Very gracious of you. Now I can only hope that Jeff Williams, whose energy and dedication I greatly admire, will put out the same word. Perhaps there will be a new & improved edition of his book.
The funny thing about this is that in scoping out the Jacob Schell/Scholl prospect, I became rather attached to these people... I appreciate your providing me with some links to pursue the acquaintance.
Most notable in that regard was Michael Scholl/Scheele's explanation as to why he bought that Bible in 1715. Imagine how much better the world would be if everyone had his attitude.
I wouldn't mind claiming them as ancestors, if the facts would only support it.
Actually if you look at the inventory of Cornelius Sale's estate, you'll see that, even though we lack a personal statement in the same vein as Michael Scheele's, Cornelius Sale must have been similarly inclined.
I'll save you the trouble looking it up. This is recorded in Essex County Will Book 7, at p. 515 (from 1746/7). Skipping over the five (!) pages of other personal property, I'll focus on the library:
One Great Bible, The Explanation & New Testament
The Whole Duty of Man
The Christian Dixonary
The Holy Alphabet
Two sermon books
The Practicall Discourses upon Severall Divine Subjects
The Companion to the Alter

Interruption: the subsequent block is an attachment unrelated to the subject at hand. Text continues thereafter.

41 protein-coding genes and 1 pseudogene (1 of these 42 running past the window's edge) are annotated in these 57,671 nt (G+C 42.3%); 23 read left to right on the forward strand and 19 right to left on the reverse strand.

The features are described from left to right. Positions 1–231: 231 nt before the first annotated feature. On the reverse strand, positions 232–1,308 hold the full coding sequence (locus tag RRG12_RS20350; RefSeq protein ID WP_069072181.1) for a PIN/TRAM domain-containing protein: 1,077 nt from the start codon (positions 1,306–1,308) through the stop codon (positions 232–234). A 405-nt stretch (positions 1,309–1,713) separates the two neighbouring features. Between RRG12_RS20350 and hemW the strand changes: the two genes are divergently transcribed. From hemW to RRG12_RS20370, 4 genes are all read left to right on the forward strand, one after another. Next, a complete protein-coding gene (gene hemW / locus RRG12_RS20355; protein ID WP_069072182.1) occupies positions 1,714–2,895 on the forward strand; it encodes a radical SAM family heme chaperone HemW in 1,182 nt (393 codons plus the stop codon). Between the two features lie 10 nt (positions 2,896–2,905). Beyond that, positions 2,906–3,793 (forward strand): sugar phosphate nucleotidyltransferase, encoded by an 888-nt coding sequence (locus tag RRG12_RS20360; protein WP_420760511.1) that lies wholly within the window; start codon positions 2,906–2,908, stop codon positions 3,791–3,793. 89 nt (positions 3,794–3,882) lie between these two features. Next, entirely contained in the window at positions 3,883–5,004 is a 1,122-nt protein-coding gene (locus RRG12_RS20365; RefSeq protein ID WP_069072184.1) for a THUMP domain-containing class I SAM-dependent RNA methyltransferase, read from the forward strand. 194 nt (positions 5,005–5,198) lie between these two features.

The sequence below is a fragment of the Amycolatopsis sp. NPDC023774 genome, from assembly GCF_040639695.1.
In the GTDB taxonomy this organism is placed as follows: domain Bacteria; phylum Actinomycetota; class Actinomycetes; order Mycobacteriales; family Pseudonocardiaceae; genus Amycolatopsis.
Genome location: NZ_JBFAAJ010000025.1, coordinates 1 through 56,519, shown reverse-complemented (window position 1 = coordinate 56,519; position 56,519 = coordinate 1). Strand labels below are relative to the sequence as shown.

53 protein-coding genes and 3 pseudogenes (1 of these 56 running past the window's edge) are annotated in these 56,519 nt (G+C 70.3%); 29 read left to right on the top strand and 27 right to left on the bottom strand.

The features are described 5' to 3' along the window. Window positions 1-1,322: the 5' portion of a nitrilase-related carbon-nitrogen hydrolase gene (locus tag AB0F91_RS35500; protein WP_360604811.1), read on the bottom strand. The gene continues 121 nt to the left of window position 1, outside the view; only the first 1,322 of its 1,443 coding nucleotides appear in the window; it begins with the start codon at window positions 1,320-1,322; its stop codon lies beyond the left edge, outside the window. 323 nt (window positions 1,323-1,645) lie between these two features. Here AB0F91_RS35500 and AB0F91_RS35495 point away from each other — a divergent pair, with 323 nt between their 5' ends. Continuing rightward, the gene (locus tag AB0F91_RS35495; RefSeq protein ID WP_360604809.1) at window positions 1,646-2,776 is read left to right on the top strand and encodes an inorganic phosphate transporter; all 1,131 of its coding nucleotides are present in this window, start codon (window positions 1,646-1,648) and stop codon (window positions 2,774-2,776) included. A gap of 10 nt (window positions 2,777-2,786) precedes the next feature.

The Practise of Piety
The Isle of Man
There may have been more books, but this is as far as I took the titles down in my notes. All the more significant when one considers that books were vastly more expensive then (in relative terms) compared to the present. Most households of the time did not own a single book other than the Bible (if that).
My thoughts along these lines have been triggered by finding some old books (c. 1819) in the house across the street that's about to be bulldozed. I wonder whether by chance any of Cornelius Sale's books have survived to the 21st century. The last time I was in Tappahannock, I did confirm that descendants of Cornelius still live there. E.g., I found that one of the larger stores in town is "Sale Furniture." I had a pleasant interview with Mrs. Sale, the charming and intelligent widow of its former owner. Unfortunately, time was too short to ascertain what ancient documents the family might have preserved.
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